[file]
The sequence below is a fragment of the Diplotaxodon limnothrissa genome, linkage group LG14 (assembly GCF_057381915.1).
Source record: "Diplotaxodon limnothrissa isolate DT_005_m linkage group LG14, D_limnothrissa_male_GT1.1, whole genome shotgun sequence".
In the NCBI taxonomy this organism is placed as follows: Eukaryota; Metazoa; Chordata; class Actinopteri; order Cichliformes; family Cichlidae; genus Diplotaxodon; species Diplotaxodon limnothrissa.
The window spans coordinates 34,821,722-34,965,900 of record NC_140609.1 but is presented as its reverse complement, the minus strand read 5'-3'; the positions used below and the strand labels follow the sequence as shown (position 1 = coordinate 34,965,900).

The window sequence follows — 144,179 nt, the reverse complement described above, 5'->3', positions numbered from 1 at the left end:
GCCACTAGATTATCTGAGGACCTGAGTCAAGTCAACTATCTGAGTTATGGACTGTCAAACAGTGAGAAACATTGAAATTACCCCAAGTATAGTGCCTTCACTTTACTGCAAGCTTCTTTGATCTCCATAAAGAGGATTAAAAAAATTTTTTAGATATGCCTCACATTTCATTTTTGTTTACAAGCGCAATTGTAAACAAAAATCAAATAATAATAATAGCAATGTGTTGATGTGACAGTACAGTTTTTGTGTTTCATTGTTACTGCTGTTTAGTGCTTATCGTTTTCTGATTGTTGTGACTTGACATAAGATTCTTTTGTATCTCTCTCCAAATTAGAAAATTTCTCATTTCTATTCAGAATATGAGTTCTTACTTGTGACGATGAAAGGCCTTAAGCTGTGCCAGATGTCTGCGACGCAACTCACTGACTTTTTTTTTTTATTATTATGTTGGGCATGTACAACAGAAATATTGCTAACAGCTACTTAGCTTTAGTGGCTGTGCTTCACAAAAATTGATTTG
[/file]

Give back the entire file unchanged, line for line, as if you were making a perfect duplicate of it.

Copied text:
The sequence below is a fragment of the Diplotaxodon limnothrissa genome, linkage group LG14 (assembly GCF_057381915.1).
Source record: "Diplotaxodon limnothrissa isolate DT_005_m linkage group LG14, D_limnothrissa_male_GT1.1, whole genome shotgun sequence".
In the NCBI taxonomy this organism is placed as follows: Eukaryota; Metazoa; Chordata; class Actinopteri; order Cichliformes; family Cichlidae; genus Diplotaxodon; species Diplotaxodon limnothrissa.
The window spans coordinates 34,821,722-34,965,900 of record NC_140609.1 but is presented as its reverse complement, the minus strand read 5'-3'; the positions used below and the strand labels follow the sequence as shown (position 1 = coordinate 34,965,900).

The window sequence follows — 144,179 nt, the reverse complement described above, 5'->3', positions numbered from 1 at the left end:
GCCACTAGATTATCTGAGGACCTGAGTCAAGTCAACTATCTGAGTTATGGACTGTCAAACAGTGAGAAACATTGAAATTACCCCAAGTATAGTGCCTTCACTTTACTGCAAGCTTCTTTGATCTCCATAAAGAGGATTAAAAAAATTTTTTAGATATGCCTCACATTTCATTTTTGTTTACAAGCGCAATTGTAAACAAAAATCAAATAATAATAATAGCAATGTGTTGATGTGACAGTACAGTTTTTGTGTTTCATTGTTACTGCTGTTTAGTGCTTATCGTTTTCTGATTGTTGTGACTTGACATAAGATTCTTTTGTATCTCTCTCCAAATTAGAAAATTTCTCATTTCTATTCAGAATATGAGTTCTTACTTGTGACGATGAAAGGCCTTAAGCTGTGCCAGATGTCTGCGACGCAACTCACTGACTTTTTTTTTTTATTATTATGTTGGGCATGTACAACAGAAATATTGCTAACAGCTACTTAGCTTTAGTGGCTGTGCTTCACAAAAATTGATTTG